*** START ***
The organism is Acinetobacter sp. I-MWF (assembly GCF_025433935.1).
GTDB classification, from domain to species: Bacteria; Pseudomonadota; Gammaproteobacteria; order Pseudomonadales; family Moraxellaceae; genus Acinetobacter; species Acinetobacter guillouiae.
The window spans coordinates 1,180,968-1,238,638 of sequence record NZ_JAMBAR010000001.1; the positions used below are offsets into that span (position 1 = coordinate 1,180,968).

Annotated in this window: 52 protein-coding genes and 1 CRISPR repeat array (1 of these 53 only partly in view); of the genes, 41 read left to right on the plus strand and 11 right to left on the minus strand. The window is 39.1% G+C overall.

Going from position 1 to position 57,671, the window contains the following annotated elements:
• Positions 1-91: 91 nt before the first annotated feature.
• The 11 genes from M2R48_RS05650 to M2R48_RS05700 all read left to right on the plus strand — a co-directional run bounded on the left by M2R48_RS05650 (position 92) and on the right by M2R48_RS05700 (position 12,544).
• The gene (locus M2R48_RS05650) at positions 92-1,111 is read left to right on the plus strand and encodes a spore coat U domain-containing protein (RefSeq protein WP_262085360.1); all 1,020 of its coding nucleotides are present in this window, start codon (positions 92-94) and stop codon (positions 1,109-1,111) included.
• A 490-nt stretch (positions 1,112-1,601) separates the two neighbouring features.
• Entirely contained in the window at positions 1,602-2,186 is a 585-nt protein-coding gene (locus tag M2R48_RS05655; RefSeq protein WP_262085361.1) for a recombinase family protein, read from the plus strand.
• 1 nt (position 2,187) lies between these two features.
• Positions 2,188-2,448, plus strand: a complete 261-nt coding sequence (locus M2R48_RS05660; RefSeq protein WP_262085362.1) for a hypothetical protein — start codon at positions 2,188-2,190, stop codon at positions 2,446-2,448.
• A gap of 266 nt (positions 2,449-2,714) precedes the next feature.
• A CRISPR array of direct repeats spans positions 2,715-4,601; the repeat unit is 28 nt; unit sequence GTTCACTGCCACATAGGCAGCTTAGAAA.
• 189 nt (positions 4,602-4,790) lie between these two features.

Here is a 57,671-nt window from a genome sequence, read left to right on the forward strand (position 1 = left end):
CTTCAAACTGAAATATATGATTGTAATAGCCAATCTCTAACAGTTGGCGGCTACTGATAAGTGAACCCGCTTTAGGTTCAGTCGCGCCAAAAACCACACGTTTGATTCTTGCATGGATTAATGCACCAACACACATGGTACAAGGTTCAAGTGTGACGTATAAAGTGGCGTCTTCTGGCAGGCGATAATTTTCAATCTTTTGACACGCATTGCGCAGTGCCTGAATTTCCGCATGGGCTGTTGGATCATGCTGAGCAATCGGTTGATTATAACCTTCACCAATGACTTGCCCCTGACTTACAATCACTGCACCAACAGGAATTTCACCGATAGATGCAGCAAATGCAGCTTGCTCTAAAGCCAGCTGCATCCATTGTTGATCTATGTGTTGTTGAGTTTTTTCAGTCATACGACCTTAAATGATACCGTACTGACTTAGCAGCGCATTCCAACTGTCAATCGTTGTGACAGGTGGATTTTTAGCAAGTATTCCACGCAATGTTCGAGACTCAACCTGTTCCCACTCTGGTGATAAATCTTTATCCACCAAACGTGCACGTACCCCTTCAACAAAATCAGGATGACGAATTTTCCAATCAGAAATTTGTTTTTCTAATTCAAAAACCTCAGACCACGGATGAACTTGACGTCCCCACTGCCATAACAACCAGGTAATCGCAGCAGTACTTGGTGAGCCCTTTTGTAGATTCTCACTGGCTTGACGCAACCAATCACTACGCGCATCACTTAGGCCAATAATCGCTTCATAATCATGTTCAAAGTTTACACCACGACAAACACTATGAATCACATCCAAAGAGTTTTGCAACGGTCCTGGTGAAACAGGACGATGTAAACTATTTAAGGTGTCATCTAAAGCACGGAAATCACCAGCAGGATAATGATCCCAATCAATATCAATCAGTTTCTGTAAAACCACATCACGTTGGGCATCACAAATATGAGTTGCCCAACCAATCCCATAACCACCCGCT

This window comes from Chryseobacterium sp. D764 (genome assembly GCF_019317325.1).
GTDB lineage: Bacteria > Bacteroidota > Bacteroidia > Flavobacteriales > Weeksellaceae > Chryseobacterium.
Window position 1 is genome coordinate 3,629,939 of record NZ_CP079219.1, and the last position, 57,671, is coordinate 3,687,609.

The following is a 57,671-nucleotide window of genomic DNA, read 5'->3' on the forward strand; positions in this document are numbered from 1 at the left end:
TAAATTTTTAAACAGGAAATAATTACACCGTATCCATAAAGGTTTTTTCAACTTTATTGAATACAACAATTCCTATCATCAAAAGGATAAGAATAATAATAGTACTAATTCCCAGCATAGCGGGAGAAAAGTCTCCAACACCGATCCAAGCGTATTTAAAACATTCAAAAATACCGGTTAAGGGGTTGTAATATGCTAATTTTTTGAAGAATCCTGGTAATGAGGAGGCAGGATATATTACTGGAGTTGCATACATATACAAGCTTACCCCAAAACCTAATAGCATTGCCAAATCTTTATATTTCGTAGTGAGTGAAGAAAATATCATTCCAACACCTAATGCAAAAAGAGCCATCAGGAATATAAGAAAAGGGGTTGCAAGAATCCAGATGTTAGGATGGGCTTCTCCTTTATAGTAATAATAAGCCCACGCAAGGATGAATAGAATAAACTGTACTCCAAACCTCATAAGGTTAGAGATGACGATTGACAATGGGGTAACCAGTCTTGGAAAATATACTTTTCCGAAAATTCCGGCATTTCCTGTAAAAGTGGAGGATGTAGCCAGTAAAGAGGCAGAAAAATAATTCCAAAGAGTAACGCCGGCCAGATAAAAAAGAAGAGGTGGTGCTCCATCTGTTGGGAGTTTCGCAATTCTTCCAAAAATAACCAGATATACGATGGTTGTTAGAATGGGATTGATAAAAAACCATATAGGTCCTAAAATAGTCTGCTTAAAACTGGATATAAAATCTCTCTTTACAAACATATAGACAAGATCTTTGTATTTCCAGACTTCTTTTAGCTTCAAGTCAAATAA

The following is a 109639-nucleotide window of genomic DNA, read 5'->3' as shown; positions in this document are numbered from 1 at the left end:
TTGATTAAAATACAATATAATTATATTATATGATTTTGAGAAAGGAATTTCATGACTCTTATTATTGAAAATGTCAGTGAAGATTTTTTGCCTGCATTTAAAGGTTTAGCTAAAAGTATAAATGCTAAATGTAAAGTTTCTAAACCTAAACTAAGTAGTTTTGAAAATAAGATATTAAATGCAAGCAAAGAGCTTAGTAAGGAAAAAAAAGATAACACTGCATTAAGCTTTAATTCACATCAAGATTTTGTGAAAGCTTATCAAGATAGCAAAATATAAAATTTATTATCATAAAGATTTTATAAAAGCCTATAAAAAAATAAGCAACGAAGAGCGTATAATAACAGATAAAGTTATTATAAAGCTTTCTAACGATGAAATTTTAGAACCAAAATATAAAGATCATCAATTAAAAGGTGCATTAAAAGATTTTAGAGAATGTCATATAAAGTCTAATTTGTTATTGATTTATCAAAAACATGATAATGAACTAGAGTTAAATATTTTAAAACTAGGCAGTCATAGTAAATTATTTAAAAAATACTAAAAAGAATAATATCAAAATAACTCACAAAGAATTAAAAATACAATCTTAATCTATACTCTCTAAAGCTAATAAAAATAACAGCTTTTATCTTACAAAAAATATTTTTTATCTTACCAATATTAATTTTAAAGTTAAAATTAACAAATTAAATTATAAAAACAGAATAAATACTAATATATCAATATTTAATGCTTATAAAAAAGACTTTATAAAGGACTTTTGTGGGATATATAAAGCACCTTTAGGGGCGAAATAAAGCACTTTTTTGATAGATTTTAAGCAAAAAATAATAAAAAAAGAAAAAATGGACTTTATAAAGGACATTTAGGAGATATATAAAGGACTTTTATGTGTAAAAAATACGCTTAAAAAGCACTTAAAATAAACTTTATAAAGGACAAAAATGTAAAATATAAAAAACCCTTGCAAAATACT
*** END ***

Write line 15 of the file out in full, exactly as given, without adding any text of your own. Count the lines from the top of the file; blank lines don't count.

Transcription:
• 189 nt (positions 4,602-4,790) lie between these two features.